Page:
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What is Poison Ivy and How to Treat It

Poison Ivy

Poison ivy is known as toxicodendron radicans. It is a plant the grows on a vine or shrub. Poison ivy grows in nearly every state in the United States and in some Canadian provinces. Some people are highly allergic to poison ivy. Here are some tips on what to look for and how to treat it.

What Poison Ivy Looks Like

Poison ivy either grows down low on the ground or in a hairy climbing vine attached to something like a tree. It is a plant that grows in leaves of three from a stem. The leaves are light to dark green and in the fall turn a reddish color.

When a person touches a poison ivy plant, the oil from the plant called urushiol sticks to the skin. Within a couple of days of contact with the ivy, a person will start to get red rash and it will be swollen. A few days after the rash starts, blisters will start popping up and will be itchy. Do not scratch it. It could become infected.

How to Treat Poison Ivy

When a person knows they have come in contact with poison ivy, they should wash the area with plain cool water as soon as possible. Do not use soap to wash the exposed area. Since urushiol is an oil, the soap will make it move around on the body. After washing with just plain cool water, they can then take a shower with soap and warmer water. The key is to get the oil off of the body as soon as possible. Wash any clothing or shoes that have come in contact with the poison ivy as well.

Some people are highly allergic to the plant and have to get medical treatment for it. If the person starts to run a fever, has a rash on the face or around the genitals, or the rash does not go away, it is a good time to see the doctor. With others, it is just a matter of weeks before the rash will go away on its own.

Just remember that the poison ivy oils can be carried on the family pet, clothes, shoes and any other thing that can come in contact with the plant. If someone is burning the ivy plant, do not breath in the smoke. as this can cause a rash as well.

For more information about poison ivy read treating poison ivy organically and poison ivy.

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Sesame Oil


Sesame Oil

Sesame oil comes from an annual herb (Sesamum indicum). The plant is a warm weather plant that grows from the tropics to warm temperate regions. The major producing countries are China, India, Sudan, and Mexico. The seed is 40 to 60 percent oil and is used directly for food when it is cold pressed. The oil is also recovered by mixed expeller and solvent extraction. Sesame paste is a famous food in the lands along the eastern Mediterranean.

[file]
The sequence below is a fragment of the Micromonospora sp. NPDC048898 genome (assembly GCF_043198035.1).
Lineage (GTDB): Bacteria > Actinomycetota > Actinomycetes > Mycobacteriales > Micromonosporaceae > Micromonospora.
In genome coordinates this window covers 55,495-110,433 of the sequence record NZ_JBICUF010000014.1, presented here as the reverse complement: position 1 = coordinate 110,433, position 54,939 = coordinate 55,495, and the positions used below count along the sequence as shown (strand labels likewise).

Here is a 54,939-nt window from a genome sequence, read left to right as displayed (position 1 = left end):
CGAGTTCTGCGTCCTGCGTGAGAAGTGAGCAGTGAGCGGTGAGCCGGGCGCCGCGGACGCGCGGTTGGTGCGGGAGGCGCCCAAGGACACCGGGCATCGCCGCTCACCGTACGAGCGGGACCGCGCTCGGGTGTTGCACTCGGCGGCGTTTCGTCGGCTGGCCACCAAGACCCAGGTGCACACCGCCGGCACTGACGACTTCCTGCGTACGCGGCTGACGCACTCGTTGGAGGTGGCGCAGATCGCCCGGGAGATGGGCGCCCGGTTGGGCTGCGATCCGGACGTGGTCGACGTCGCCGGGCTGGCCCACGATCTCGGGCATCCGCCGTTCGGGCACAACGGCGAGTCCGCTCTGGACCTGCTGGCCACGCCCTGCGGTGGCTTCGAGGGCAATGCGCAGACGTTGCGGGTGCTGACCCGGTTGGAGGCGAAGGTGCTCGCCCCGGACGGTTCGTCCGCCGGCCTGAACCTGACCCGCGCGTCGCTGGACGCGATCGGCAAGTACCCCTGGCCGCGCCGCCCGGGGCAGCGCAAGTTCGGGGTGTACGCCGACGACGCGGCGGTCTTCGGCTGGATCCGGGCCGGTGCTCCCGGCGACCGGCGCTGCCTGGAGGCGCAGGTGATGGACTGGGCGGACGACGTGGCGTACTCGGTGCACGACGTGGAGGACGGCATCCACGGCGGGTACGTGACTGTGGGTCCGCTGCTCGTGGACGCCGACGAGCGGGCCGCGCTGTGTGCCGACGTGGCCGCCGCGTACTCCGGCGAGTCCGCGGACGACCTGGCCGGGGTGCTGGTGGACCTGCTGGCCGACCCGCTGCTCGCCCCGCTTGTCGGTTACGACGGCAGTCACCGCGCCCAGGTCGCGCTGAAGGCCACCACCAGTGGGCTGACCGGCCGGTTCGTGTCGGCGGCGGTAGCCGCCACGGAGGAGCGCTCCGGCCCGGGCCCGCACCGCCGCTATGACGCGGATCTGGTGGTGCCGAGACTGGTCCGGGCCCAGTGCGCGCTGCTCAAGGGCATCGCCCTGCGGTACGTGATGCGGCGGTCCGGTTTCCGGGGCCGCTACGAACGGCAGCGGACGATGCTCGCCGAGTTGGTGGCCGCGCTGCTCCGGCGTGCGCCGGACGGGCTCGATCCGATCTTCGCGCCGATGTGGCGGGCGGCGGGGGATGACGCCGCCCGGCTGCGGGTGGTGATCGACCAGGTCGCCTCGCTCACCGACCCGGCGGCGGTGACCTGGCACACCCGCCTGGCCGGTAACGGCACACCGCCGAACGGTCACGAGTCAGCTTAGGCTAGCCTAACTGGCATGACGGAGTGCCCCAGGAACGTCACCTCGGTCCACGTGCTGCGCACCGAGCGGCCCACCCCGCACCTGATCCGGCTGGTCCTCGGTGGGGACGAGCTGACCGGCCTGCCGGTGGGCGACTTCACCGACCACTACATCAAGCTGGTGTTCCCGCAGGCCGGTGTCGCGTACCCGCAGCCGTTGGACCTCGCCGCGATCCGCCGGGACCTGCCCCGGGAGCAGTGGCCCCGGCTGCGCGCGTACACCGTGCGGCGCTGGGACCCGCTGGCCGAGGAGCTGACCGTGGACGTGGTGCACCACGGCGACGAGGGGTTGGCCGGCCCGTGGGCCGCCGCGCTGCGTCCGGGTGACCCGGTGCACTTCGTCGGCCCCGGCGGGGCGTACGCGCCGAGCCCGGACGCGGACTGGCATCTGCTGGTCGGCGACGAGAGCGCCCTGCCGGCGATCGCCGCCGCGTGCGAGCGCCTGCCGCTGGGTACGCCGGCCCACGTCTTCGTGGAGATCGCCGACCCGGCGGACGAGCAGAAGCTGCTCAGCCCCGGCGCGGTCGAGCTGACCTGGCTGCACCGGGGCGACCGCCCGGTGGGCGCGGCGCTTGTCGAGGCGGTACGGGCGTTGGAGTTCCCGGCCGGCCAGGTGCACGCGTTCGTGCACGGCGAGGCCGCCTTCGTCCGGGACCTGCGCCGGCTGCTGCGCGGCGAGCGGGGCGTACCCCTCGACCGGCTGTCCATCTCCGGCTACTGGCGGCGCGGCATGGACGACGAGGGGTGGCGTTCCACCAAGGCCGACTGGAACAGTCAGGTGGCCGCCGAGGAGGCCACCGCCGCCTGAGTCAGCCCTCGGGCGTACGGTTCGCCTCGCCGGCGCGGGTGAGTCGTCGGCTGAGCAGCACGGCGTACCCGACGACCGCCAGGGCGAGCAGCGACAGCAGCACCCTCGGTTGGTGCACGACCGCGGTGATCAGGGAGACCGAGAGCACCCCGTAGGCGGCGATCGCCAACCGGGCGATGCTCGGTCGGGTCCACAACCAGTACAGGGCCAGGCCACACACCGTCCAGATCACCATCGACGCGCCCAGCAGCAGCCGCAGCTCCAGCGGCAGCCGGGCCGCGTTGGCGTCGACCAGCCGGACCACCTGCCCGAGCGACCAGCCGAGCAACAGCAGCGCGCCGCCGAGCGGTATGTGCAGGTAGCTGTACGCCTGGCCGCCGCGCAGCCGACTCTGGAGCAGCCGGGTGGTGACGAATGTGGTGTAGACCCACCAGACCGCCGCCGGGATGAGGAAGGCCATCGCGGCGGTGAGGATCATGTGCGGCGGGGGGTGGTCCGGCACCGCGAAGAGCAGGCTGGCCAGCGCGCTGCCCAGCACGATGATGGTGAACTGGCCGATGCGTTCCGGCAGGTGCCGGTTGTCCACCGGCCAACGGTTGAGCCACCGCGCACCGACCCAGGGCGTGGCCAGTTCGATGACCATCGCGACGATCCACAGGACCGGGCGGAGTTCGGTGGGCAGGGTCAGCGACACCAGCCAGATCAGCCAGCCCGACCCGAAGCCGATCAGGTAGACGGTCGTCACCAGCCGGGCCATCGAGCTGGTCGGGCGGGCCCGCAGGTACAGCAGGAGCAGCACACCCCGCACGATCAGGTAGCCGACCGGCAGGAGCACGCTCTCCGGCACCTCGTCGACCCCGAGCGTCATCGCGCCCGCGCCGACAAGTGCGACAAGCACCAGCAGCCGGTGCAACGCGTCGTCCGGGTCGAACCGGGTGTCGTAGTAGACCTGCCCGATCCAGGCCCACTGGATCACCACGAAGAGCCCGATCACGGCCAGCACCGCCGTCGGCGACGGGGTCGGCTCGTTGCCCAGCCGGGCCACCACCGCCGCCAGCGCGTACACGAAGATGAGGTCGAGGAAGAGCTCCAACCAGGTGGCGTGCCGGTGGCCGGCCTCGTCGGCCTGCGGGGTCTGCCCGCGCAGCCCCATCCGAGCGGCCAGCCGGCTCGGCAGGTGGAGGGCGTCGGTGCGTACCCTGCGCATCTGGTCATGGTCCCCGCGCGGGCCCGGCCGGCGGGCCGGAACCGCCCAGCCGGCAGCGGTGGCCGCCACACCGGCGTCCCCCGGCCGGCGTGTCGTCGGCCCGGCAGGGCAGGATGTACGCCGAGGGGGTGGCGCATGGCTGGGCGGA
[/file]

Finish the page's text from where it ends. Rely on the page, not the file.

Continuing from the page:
Sesame oil has very good oxidative constancy, which is thought to be related to sesamin or another unknown antioxidant in the native oil. When sesame oil is added to other oils for use in frying, the oxidative actions of the recipient oil are improved. The oil is pale yellow and without odor after refining, but also is sold in a darker version for use in Asian cooking.

The fatty acid composition has some similarities to peanut oil in that the levels of oleic acid and linoleic acid are quite similar. Typical composition of sesame oil is 10 percent palmitic acid, 5 percent stearic acid, 41 percent oleic acid, and 43 percent linoleic acid. Typical tocopherol values are 136 mg/kg a-tocopherol and 290 mg/kg ү- tocopherol for a total of 426 mg/kg.
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Corn Oil


Corn OiI

Corn oil comes from the whole corn (Zea mays L.), an annual herbaceous plant which is native to Central America. The oil makes up about 5 percent of the whole corn. Corn can be either wet milled to produce corn starch, corn sweeteners, and corn oil, or it can be dry milled to produce grits, flakes, meal, and oil. The crude corn oil that is obtained from the corn germ is supplementary refined by deodorization and removal of free fatty acids. It is yellow in color with a mild but usually individual odor. Refined corn oil is used as a salad and cooking oil or in making margarine. The refined oil has good flavor constancy, and it resists rancidity quite well even though it is highly unsaturated. Almost half of the world's corn oil is produced in the U.S., corn oil ranks above all domestically produced oils except soybean oil. Corn oil has been promoted as a food oil for at least 75 years in the U.S.

A typical fatty acid composition for corn oil is 12 percent palmitic acid, 2 percent stearic acid, 28 percent oleic acid, 57 percent linoleic acid, and 1 percent a-linolenic acid. Typical tocopherol levels in unrefined corn oil average 112 mg/kg a-tocopherol, 50 mg/kg p-tocopherol, 602 mg/kg ү-tocopherol, and 18 mg/kg б-tocopherol for a total of 782 mg/kg.
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